If you are currently receiving Social Security payments by paper check, get ready for a change. Beginning March 1, 2013, most recipients of Social Security benefits will have to decide to receive payments via direct deposit or a Direct Express prepaid debit card. 5 million of the approximately 63.5 million people who receive Social Security are still receiving their payments.  A few exceptions will be made for unique circumstances or for people in their 90s, but all others will have to make the change. To choose the direct deposit option, go to GoDirect.org or call 800-333-1795.eNewsletter

On a somewhat related matter, do you think you have saved enough for health care?  Take a guess what the amount for one individual is if he/she went into retirement this year at age 65?  $120,000 over the course of one’s lifetime. Why so high, you may ask.  Well, even with Medicare, there are many expenses which are not covered–deductibles, co-payments, and low-tech aids such as hearing aids and glasses. For example, Medicare Part A covers inpatient hospital stays, but the annual deductible is $1,184. Part B covers doctors’ visits, but the annual deductible here is $147 and a monthly charge of $104.90 x 12 = $1,258.80 ($1,405.80 total). Part D covers drug costs, but in 1 year, the individual must cover $480.  The total cost, then, in 1 year for the expenses not covered by Medicare, Parts A, B, and D = $3,069.80. You get the idea. So medical coverage in retirement can get pricey.  One solution may be to buy medigap insurance, if you’ve already retired. The average total premium for 1 year = $2,120, so you would be ahead by over $1,000.  Or if you have a Medicare Advantage private health insurance plan such as an HMO or PPO, the Affordable Care Act will soon offer some relief. It will limit out-of-pocket expenses in 1 year to $6,700. That may not seem like much help, but if a hospital stay is involved, that amount will look very good indeed. In any case, be prepared to spend on health care in retirement. It’s not a free ride just because you’re now covered by Medicare..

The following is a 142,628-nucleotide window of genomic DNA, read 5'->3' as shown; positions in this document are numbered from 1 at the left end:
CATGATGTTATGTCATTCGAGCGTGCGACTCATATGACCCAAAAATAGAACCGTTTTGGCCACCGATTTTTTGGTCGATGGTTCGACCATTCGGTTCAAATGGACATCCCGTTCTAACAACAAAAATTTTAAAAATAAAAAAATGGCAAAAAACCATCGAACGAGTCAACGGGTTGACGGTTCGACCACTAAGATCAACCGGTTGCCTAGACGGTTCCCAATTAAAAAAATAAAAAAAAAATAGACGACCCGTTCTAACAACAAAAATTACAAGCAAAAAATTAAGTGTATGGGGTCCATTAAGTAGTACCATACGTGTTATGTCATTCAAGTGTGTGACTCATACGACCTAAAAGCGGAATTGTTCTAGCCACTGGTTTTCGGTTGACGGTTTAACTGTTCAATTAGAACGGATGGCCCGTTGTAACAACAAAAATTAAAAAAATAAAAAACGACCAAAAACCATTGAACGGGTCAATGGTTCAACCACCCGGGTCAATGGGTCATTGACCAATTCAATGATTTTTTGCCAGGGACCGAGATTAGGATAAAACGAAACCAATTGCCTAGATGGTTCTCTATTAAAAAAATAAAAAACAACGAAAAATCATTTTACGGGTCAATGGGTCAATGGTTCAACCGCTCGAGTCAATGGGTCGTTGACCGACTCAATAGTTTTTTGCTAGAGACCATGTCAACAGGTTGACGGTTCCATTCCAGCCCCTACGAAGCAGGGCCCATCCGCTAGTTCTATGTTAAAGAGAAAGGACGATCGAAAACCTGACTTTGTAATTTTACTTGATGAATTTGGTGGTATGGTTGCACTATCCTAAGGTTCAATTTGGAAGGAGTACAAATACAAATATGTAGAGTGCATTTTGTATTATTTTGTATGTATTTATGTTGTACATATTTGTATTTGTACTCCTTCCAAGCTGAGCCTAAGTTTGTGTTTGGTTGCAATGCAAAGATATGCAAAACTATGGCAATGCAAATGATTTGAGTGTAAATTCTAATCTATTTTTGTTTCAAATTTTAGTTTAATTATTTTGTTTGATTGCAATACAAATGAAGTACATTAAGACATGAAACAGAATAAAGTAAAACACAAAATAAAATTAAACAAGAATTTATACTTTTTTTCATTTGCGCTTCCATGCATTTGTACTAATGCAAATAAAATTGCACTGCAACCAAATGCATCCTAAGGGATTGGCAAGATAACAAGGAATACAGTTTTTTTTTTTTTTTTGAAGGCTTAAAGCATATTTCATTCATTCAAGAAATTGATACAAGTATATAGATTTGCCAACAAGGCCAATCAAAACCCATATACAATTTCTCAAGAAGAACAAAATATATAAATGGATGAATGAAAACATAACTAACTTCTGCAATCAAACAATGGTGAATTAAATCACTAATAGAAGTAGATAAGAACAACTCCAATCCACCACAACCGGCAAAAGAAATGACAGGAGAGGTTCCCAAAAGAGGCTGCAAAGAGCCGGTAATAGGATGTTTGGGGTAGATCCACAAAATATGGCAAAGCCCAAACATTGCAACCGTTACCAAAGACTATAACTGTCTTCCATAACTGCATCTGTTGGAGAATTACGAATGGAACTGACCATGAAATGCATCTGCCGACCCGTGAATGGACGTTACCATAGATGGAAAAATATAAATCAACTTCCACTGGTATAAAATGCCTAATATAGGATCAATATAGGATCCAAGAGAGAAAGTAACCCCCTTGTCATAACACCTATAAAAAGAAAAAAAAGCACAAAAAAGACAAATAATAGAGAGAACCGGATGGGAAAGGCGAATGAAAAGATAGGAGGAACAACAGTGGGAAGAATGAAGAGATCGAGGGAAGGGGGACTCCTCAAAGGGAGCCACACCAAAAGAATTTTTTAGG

About Rothkoff Law

Leave a Reply